Friday, July 2, 2010

D-E-S-S-E-R-T-S, backwards?

There are days when your dog throws up on your bed, your car dies, and the only man you ever loved has married someone else. Thankfully, this is not that kind of day. But the adventure of moving cross country continues to keep me on my toes. My head has been full, my pen quiet- not the best combo for me.

I just got back from visiting family and friends scattered across the Midwest, and to buy a hot rod. I mean a car. I mean a hot rod. I'm never thought of myself as a cherry-red Pontiac Grand Am kind of girl, but after breaking down twice on the drive back to New York (once in Indiana, once in Ohio, three hours later), the red head and I are fully bonded. Ever notice how a car seems to work better once its identity is formed and gets lots of praise? All she needs now is a name.

Meanwhile, Sammy has come undone with the transition. I'm trying to tell him that life will be better in California- he will have an oceans for a pool, a yard to run in, months without rain, a doting grandfather and fewer stray cats to taunt him. He is not convinced. He sees boxes and change on the brink, and he hasn't finished punishing me for abandoning him last week. I worry he may never be the same.

I've decided that moving is the most stressful thing in your life you can do- regardless of if it's across town or across the country. My friend, Brandy, came over last night and helped me stay on task with packing without distractions, excuses, or the overwhelming task of sifting through the pile. I had thought in four years, I hadn't accumulated too much in the limited space capacity of my bedroom. I was wrong.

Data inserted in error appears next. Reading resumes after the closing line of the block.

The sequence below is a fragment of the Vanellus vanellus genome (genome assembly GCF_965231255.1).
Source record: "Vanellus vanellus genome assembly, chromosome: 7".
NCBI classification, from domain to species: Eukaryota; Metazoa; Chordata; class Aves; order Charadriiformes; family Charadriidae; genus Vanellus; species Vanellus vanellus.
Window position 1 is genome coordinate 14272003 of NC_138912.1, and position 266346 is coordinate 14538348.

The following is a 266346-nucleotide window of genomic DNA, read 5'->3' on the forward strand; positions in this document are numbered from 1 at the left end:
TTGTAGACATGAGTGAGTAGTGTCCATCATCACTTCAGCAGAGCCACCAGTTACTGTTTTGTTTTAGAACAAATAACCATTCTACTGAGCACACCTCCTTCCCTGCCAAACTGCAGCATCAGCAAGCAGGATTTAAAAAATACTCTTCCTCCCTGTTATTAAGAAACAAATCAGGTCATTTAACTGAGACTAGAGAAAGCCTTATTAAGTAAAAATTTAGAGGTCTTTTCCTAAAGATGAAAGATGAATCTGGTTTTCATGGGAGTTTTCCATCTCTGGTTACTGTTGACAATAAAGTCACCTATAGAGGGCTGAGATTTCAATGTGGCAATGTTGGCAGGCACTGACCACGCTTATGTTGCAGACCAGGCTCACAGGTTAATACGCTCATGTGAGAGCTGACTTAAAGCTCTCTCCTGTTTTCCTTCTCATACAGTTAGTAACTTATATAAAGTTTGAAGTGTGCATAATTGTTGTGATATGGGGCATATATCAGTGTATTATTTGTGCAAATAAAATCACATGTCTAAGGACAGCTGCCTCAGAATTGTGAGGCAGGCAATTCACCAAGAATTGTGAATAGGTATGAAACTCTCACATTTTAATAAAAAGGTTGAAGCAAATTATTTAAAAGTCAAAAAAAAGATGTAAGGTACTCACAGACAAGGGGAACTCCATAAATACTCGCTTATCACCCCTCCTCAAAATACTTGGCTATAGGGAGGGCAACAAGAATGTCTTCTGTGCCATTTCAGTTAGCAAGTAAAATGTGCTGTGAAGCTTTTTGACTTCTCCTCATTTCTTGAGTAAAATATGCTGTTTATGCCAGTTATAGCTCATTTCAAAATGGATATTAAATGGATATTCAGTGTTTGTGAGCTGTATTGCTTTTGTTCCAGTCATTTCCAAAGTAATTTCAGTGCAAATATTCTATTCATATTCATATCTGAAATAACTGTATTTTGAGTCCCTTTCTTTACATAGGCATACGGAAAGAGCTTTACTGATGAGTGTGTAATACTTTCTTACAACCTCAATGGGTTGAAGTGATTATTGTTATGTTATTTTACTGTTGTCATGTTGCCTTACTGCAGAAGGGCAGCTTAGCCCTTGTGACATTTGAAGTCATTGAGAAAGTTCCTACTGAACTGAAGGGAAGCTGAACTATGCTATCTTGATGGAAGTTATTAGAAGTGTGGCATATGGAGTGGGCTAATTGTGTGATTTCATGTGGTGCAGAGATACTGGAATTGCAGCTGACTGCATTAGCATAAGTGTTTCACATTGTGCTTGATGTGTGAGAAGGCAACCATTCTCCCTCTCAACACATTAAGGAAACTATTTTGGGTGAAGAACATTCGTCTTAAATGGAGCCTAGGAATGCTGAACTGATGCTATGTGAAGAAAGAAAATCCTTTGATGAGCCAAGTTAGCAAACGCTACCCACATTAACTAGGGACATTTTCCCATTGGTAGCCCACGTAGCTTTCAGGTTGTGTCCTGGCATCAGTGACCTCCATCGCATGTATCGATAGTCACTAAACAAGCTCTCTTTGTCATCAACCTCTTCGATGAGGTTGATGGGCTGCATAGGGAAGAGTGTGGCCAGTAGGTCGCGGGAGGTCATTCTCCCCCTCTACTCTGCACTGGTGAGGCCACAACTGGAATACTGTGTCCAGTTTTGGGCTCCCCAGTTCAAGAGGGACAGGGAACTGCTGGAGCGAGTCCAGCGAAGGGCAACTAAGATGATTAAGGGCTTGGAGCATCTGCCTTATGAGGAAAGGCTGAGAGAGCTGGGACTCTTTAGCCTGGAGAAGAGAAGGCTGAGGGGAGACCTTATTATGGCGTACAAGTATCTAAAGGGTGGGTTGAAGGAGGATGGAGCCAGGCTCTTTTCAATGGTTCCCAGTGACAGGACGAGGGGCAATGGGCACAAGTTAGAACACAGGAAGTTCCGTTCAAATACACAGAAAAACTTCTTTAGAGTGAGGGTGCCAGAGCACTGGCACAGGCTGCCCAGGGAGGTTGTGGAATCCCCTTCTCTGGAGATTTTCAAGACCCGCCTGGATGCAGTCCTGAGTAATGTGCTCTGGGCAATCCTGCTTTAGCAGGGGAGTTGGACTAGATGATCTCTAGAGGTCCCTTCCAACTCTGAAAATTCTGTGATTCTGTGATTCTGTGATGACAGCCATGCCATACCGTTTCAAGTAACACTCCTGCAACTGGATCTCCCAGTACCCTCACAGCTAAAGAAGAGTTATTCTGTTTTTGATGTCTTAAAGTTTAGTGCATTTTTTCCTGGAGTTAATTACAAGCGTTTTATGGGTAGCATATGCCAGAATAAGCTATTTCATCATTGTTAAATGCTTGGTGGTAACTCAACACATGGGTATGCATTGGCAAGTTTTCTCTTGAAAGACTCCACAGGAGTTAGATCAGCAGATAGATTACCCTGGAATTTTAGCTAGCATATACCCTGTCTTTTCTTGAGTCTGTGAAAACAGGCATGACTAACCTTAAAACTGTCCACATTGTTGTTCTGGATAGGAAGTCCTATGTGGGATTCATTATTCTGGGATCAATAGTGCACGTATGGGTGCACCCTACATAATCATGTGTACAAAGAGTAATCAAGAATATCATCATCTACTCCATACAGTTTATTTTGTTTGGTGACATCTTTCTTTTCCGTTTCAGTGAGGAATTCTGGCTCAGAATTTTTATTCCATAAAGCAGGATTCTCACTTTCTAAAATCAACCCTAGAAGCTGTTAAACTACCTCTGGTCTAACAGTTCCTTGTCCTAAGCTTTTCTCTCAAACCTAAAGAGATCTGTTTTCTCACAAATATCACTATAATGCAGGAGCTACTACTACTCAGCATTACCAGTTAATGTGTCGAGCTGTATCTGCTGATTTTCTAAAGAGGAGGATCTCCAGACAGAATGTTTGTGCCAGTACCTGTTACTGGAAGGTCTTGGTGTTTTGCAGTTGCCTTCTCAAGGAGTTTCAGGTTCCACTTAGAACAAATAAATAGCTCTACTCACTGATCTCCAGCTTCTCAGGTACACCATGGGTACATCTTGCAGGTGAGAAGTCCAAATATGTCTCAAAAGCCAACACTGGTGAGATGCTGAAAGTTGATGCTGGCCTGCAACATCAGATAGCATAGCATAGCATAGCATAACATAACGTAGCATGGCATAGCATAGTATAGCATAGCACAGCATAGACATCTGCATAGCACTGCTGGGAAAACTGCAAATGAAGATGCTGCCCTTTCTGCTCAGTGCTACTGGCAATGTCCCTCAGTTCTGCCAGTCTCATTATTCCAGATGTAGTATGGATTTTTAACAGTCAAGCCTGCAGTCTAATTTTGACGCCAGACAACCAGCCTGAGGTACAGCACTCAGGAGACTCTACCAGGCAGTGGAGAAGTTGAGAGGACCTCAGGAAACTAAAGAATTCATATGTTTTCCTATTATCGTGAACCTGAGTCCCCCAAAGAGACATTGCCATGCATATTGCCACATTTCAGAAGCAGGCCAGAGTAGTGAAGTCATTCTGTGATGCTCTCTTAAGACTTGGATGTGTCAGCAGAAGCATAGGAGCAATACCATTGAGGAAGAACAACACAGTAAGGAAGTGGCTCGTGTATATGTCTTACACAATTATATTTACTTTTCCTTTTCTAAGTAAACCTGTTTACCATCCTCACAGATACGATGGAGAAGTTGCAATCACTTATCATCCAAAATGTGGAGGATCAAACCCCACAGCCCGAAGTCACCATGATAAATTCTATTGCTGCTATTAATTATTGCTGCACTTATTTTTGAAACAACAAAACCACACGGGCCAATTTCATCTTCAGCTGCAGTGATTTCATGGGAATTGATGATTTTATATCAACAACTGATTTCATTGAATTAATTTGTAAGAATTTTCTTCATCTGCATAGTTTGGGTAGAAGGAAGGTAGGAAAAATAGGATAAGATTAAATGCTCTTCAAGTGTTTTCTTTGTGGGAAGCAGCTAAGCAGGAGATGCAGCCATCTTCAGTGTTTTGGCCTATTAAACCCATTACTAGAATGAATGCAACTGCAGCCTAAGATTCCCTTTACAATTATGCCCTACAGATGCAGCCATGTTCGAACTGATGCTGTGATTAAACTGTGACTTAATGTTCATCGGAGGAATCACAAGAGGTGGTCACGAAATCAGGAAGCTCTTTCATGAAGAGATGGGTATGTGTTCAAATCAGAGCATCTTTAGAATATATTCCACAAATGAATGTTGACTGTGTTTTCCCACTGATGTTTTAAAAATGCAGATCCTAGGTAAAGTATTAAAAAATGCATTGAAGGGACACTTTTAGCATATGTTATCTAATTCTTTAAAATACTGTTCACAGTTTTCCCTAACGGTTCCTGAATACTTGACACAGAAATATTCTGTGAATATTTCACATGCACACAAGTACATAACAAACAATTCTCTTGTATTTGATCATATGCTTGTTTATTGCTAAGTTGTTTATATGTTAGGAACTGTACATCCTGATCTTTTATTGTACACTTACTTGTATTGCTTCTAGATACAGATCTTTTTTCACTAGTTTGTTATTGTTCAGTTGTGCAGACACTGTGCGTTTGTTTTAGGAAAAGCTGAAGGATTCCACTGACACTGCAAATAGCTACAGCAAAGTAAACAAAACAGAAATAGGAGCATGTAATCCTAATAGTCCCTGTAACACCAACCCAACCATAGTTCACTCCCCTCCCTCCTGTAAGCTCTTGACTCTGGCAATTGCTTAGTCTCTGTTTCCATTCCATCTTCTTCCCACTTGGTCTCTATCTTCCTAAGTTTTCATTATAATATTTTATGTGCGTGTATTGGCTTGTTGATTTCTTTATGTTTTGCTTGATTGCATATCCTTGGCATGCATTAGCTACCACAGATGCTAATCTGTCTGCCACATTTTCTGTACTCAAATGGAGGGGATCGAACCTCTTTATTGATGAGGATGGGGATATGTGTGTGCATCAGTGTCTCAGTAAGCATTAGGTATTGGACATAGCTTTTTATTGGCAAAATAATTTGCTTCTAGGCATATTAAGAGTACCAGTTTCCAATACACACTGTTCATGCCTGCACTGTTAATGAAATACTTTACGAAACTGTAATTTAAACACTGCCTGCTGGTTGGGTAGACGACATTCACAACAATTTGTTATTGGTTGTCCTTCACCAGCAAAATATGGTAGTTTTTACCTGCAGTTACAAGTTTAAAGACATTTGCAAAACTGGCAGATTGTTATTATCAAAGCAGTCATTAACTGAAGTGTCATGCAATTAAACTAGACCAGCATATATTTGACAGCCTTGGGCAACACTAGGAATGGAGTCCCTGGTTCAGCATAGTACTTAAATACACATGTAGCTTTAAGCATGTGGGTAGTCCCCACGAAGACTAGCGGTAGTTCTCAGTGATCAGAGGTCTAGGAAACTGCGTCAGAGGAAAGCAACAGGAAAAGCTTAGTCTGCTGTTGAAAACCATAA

In addition to sorting, one can't help but look at the state of their life when going through a massive transition. I think of all the things I've done while living in New York, and depending on my mood it can amount to a whole lot or not even a hill of beans. Concerned friends pointed out last week that I'm not using my college degree. Helpful? Not really. Said with good intentions? Probably. Sending me into a panic about where the rest of my life is headed? Kind of.

A friend once said to me she could be happy anywhere, that home was just a place you carve out for yourself. I see were she's coming from. I used to agree. And now I kind of envy her because I'm not in that place anymore. I want life to feel simpler, to be closer to family, I want dry heat and local produce and a kitchen where I can make cookies without balancing sheet pans on the dish rack. Mostly, I want to be in a place that calms my heart and slows me down from the hectic, racing life that I lead.

All I have to do is pack another box and let Sammy know everything's going to be okay.